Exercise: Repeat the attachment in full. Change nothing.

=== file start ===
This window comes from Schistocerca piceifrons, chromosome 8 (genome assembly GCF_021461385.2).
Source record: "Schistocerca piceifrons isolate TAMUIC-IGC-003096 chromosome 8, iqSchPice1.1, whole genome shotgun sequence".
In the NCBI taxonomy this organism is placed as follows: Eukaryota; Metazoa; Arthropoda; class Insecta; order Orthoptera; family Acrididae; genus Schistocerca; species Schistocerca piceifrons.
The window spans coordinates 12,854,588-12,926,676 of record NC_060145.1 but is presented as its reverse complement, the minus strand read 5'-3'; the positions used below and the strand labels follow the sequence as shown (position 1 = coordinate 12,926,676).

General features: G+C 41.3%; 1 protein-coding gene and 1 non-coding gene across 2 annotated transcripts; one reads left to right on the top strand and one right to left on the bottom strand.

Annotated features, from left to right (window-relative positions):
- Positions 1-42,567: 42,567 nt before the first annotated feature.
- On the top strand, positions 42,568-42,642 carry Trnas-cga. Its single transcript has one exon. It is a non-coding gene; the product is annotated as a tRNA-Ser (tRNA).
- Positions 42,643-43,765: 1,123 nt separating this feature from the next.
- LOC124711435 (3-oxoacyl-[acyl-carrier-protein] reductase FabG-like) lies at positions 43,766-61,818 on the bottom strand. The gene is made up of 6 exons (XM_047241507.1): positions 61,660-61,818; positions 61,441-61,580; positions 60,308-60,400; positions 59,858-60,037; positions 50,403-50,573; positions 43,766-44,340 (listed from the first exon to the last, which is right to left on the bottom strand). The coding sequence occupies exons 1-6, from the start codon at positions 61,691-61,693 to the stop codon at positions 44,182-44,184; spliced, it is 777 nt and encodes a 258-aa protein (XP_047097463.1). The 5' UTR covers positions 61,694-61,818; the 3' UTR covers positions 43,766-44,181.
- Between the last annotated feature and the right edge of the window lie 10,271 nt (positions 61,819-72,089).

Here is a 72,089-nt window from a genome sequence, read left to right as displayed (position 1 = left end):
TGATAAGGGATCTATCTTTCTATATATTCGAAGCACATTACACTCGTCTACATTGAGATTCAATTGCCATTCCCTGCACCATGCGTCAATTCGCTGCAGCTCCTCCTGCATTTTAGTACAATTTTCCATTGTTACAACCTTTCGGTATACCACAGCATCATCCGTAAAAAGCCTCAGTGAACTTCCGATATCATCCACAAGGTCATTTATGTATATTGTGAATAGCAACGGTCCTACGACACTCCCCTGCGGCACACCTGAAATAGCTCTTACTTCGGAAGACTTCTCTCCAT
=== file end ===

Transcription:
This window comes from Schistocerca piceifrons, chromosome 8 (genome assembly GCF_021461385.2).
Source record: "Schistocerca piceifrons isolate TAMUIC-IGC-003096 chromosome 8, iqSchPice1.1, whole genome shotgun sequence".
In the NCBI taxonomy this organism is placed as follows: Eukaryota; Metazoa; Arthropoda; class Insecta; order Orthoptera; family Acrididae; genus Schistocerca; species Schistocerca piceifrons.
The window spans coordinates 12,854,588-12,926,676 of record NC_060145.1 but is presented as its reverse complement, the minus strand read 5'-3'; the positions used below and the strand labels follow the sequence as shown (position 1 = coordinate 12,926,676).

General features: G+C 41.3%; 1 protein-coding gene and 1 non-coding gene across 2 annotated transcripts; one reads left to right on the top strand and one right to left on the bottom strand.

Annotated features, from left to right (window-relative positions):
- Positions 1-42,567: 42,567 nt before the first annotated feature.
- On the top strand, positions 42,568-42,642 carry Trnas-cga. Its single transcript has one exon. It is a non-coding gene; the product is annotated as a tRNA-Ser (tRNA).
- Positions 42,643-43,765: 1,123 nt separating this feature from the next.
- LOC124711435 (3-oxoacyl-[acyl-carrier-protein] reductase FabG-like) lies at positions 43,766-61,818 on the bottom strand. The gene is made up of 6 exons (XM_047241507.1): positions 61,660-61,818; positions 61,441-61,580; positions 60,308-60,400; positions 59,858-60,037; positions 50,403-50,573; positions 43,766-44,340 (listed from the first exon to the last, which is right to left on the bottom strand). The coding sequence occupies exons 1-6, from the start codon at positions 61,691-61,693 to the stop codon at positions 44,182-44,184; spliced, it is 777 nt and encodes a 258-aa protein (XP_047097463.1). The 5' UTR covers positions 61,694-61,818; the 3' UTR covers positions 43,766-44,181.
- Between the last annotated feature and the right edge of the window lie 10,271 nt (positions 61,819-72,089).

Here is a 72,089-nt window from a genome sequence, read left to right as displayed (position 1 = left end):
TGATAAGGGATCTATCTTTCTATATATTCGAAGCACATTACACTCGTCTACATTGAGATTCAATTGCCATTCCCTGCACCATGCGTCAATTCGCTGCAGCTCCTCCTGCATTTTAGTACAATTTTCCATTGTTACAACCTTTCGGTATACCACAGCATCATCCGTAAAAAGCCTCAGTGAACTTCCGATATCATCCACAAGGTCATTTATGTATATTGTGAATAGCAACGGTCCTACGACACTCCCCTGCGGCACACCTGAAATAGCTCTTACTTCGGAAGACTTCTCTCCAT